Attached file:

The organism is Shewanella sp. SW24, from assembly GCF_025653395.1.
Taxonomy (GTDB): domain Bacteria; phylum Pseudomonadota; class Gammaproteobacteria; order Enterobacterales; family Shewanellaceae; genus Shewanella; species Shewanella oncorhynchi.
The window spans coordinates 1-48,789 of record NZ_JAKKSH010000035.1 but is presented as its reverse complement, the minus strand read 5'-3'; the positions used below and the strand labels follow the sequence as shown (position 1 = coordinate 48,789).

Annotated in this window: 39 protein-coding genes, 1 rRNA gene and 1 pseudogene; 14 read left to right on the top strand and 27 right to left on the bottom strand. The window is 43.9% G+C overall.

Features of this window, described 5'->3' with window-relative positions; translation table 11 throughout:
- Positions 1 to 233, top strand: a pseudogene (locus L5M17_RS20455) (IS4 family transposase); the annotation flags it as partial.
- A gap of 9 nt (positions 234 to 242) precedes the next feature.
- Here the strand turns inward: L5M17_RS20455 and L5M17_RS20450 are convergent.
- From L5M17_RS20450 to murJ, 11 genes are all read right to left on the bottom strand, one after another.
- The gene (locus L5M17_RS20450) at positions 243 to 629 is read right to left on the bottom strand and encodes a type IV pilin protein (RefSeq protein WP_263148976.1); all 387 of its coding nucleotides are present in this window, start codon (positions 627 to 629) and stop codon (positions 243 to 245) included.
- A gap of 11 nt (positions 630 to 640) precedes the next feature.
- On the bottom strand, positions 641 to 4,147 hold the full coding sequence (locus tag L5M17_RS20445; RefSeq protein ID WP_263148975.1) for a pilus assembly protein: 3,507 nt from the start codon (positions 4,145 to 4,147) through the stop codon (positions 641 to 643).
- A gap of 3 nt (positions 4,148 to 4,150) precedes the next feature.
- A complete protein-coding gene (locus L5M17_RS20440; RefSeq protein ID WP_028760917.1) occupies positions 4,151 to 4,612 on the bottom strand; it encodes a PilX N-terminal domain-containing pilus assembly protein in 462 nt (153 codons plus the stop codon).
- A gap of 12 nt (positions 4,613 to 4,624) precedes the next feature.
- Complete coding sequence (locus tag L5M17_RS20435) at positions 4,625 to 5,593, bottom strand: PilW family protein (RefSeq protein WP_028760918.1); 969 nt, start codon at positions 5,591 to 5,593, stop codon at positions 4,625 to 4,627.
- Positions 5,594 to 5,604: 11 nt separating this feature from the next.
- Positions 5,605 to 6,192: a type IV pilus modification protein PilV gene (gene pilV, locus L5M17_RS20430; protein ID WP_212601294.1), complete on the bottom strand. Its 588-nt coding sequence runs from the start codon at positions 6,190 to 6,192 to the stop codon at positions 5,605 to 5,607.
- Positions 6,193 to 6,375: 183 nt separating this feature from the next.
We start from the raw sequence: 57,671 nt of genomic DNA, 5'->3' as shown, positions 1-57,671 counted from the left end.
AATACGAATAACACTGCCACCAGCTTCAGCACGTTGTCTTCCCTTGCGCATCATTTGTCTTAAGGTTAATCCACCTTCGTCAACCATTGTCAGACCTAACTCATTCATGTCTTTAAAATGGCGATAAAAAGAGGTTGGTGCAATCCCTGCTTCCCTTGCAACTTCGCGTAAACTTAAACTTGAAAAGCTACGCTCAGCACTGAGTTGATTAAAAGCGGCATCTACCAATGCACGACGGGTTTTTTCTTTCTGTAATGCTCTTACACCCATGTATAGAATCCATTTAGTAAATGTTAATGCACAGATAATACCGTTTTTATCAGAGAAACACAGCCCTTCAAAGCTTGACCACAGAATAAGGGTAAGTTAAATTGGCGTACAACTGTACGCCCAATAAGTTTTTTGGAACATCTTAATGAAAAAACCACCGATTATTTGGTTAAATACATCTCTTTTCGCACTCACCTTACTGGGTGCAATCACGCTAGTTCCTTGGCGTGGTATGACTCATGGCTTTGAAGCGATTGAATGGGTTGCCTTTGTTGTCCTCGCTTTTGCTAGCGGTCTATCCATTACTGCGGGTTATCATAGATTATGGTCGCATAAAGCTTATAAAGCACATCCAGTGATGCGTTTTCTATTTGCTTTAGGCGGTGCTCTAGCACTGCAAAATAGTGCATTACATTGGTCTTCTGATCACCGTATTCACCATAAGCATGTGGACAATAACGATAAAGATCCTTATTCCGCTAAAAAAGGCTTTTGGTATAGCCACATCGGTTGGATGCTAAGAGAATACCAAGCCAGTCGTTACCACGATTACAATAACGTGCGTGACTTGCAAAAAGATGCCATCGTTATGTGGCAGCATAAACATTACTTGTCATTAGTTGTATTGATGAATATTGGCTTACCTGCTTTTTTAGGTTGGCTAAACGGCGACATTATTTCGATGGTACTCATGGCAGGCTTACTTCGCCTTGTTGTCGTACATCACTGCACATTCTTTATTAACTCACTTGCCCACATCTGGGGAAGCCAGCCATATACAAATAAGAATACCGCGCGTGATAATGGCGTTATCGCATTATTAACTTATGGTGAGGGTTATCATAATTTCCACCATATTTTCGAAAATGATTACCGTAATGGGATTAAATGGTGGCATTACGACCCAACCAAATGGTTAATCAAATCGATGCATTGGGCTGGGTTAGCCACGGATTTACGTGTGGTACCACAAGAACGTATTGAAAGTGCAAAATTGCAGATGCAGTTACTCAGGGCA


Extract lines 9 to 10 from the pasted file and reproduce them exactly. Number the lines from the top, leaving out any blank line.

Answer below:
- From L5M17_RS20450 to murJ, 11 genes are all read right to left on the bottom strand, one after another.
- The gene (locus L5M17_RS20450) at positions 243 to 629 is read right to left on the bottom strand and encodes a type IV pilin protein (RefSeq protein WP_263148976.1); all 387 of its coding nucleotides are present in this window, start codon (positions 627 to 629) and stop codon (positions 243 to 245) included.